A Look At A 'World Unseen': Pretty, If Unsurprising

Sheetal Sheth as Amina and Lisa Ray as Miriam i

Forbidden things: Free-spirited Amina (Sheetal Sheth, right) and subservient homebody Miriam (Lisa Ray) find themselves drawn to each other in a culture that won't tolerate such relationships. Regent Releasing hide caption

itoggle caption Regent Releasing
Sheetal Sheth as Amina and Lisa Ray as Miriam

Forbidden things: Free-spirited Amina (Sheetal Sheth, right) and subservient homebody Miriam (Lisa Ray) find themselves drawn to each other in a culture that won't tolerate such relationships.

Regent Releasing

The World Unseen

  • Director: Shamim Sarif
  • Genre: Drama, History
  • Running Time: 94 minutes

Rated PG-13: Menace, violence, sexuality.

Parvin Dabras as Omar and Lisa Ray as Miriam i

Fenced in: Miriam's relationship with her chauvinistic, unfaithful husband, Omar (Parvin Dabras) gradually drives her away from her dutiful role as housewife and caretaker. Regent Releasing hide caption

itoggle caption Regent Releasing
Parvin Dabras as Omar and Lisa Ray as Miriam

Fenced in: Miriam's relationship with her chauvinistic, unfaithful husband, Omar (Parvin Dabras) gradually drives her away from her dutiful role as housewife and caretaker.

Regent Releasing

A buttoned-up tale of attraction between two women, The World Unseen would be entirely genteel if not for its ominous setting: South Africa, 1952.

Adapted by director Shamim Sarif from her own novel , the movie uses several trans-racial relationships to illustrate the viciousness and absurdity of apartheid, the national policy of "apartness" that governed race relations for decades. But those other, subsidiary pairings serve primarily to underscore the main story, which introduces two women of the same ethnicity but very different outlooks.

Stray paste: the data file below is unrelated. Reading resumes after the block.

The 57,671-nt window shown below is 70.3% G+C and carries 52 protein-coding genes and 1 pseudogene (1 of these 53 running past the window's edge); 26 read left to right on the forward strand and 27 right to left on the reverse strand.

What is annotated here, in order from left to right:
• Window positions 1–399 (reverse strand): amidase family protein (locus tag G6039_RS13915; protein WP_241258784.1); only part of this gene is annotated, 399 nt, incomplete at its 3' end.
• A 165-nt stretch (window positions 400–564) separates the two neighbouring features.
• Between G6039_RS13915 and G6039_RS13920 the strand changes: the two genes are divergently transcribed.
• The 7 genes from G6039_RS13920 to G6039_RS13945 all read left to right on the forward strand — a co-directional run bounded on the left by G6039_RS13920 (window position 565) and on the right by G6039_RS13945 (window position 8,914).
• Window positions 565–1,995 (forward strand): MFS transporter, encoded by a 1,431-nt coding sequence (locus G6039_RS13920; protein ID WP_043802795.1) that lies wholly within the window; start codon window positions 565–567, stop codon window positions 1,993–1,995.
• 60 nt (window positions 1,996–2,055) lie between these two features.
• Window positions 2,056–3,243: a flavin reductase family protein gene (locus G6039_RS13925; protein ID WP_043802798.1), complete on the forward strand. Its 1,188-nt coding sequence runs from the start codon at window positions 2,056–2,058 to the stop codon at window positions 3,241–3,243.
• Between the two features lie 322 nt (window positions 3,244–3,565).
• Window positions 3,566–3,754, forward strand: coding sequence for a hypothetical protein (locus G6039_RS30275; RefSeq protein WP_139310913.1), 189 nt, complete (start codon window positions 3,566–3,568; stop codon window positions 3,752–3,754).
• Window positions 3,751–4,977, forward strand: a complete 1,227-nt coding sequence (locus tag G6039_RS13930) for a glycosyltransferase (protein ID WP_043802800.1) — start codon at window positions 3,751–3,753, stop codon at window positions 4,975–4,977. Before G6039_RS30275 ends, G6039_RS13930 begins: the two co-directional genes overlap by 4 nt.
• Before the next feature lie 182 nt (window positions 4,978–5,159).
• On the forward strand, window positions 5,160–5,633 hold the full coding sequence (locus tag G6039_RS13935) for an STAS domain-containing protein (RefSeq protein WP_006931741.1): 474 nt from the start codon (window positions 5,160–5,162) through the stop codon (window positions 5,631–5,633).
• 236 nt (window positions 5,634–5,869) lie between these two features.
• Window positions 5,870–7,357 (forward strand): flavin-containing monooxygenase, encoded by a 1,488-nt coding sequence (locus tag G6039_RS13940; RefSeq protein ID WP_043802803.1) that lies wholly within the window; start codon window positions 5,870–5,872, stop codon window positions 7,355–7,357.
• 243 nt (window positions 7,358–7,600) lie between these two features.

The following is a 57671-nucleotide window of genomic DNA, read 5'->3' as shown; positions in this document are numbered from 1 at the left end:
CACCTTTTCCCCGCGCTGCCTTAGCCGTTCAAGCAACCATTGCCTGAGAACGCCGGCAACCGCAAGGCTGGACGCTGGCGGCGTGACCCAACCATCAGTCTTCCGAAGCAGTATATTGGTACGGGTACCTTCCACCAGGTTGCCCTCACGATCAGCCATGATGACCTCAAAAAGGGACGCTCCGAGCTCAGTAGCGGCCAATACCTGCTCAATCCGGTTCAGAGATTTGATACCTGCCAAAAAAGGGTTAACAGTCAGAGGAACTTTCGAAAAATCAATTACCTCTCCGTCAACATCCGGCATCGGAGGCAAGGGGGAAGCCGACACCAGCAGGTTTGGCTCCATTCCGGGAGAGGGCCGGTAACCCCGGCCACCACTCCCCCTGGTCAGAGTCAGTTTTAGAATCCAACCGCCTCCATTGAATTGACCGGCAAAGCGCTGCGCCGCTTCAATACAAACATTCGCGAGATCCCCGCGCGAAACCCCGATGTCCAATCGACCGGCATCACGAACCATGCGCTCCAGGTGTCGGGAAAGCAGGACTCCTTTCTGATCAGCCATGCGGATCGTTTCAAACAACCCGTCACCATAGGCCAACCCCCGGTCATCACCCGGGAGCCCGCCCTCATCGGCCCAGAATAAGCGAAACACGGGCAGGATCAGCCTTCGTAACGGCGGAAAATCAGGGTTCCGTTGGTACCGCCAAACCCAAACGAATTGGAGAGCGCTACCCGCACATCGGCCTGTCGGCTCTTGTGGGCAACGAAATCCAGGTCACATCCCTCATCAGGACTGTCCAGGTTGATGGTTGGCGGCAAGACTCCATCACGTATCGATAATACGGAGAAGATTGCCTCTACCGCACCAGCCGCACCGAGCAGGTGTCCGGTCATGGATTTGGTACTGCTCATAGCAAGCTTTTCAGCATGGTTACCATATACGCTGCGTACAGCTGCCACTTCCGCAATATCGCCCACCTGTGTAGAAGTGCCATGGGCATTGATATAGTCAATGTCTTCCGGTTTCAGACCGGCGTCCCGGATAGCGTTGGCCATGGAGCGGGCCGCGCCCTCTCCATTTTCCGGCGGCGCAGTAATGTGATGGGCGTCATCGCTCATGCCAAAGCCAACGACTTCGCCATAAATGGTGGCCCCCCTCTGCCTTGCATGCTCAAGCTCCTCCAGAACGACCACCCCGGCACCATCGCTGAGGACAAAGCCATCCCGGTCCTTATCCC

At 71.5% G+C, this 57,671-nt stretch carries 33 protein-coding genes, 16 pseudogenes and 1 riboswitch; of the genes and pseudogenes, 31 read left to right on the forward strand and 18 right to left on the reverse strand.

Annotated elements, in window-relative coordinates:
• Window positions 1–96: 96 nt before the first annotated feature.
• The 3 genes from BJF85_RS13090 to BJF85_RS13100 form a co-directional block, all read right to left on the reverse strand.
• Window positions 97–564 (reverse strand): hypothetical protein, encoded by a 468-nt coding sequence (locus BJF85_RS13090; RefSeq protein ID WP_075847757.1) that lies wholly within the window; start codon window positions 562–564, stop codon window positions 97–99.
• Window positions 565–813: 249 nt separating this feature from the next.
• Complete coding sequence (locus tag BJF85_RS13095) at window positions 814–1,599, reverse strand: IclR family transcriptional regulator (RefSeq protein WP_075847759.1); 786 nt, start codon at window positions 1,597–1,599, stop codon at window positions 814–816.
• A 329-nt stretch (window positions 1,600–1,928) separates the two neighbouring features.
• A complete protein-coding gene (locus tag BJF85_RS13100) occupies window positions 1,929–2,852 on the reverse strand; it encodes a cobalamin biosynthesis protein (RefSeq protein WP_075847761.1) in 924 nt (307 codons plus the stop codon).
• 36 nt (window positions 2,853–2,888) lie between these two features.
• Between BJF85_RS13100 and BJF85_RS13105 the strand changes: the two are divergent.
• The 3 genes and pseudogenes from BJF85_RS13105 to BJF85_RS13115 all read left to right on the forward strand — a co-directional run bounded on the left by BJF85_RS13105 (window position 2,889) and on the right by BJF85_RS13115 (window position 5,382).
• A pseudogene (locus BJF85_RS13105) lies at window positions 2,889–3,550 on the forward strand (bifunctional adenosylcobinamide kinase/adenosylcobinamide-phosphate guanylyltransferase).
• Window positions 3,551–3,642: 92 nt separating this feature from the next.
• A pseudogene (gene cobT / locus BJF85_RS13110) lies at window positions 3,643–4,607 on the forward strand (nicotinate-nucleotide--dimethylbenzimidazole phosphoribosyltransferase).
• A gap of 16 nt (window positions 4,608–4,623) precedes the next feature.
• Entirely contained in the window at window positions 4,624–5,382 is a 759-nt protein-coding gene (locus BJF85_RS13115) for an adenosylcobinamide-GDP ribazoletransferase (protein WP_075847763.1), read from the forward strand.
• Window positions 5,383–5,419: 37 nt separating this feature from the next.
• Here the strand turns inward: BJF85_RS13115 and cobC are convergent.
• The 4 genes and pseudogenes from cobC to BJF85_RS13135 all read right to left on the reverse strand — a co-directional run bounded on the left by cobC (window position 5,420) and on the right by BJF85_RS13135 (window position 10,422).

Amina (Sheetal Sheth) is a wild-maned rebel who runs a Cape Town cafe for a clientele categorized as Indian and "colored" — South Africa-speak for mixed-race people whose skin isn't very dark. Officially, neither whites nor blacks may enter, but Amina and her partner Jacob (David Dennis) bend the rules when the police aren't watching.

One character describes Amina as looking "like a man," which she certainly doesn't. But she does seem to be the only woman in greater Cape Town who wears trousers in public.

Prim Miriam (Lisa Ray), imported from India as a bride, is a housewife and mother — and very pregnant when she first enters Amina's cafe. A chance incident brings the two into close proximity, and they share a meaningful glance.

The intensity of the gaze guarantees that the women will eventually kiss, but their romance proceeds decorously. Amina and Miriam's first move? Exchanging volumes of Victorian literature.

While the two potential lovers become acquainted, Jacob and a white postmistress enjoy a flirtation, and Miriam's sister-in-law arrives from Europe with her white husband. Both transracial relationships are illegal in South Africa, and Miriam enjoys her first moment of rebellion when hiding her in-laws from racist cops.

Apartheid was brutally simple, and so are the conflicts in The World Unseen; lest any viewer be unsympathetic to Miriam, her husband is depicted as a chauvinistic bully who's cheating on her. Who wouldn't prefer Amina to this wretch?

Ray played an exploited young widow in Deepa Mehta's Water, and Sheth was Albert Brooks's guide in Looking for Comedy in the Muslim World. Both are engaging and lovely. (In fact with this film, plus The Other End of the Line and the upcoming Slumdog Millionaire, the fall movie season is beginning to look like a Miss India pageant.) Watching the actresses together is a pleasure, although not an especially dramatic one.

The police storm into the narrative just often enough to sustain tension, and to remind viewers that Amina and Miriam's chaste liaison really is risky. As for the rest of the film, it's much like the director's occasional shots of South Africa's open spaces and vast skies: pretty and unsurprising.

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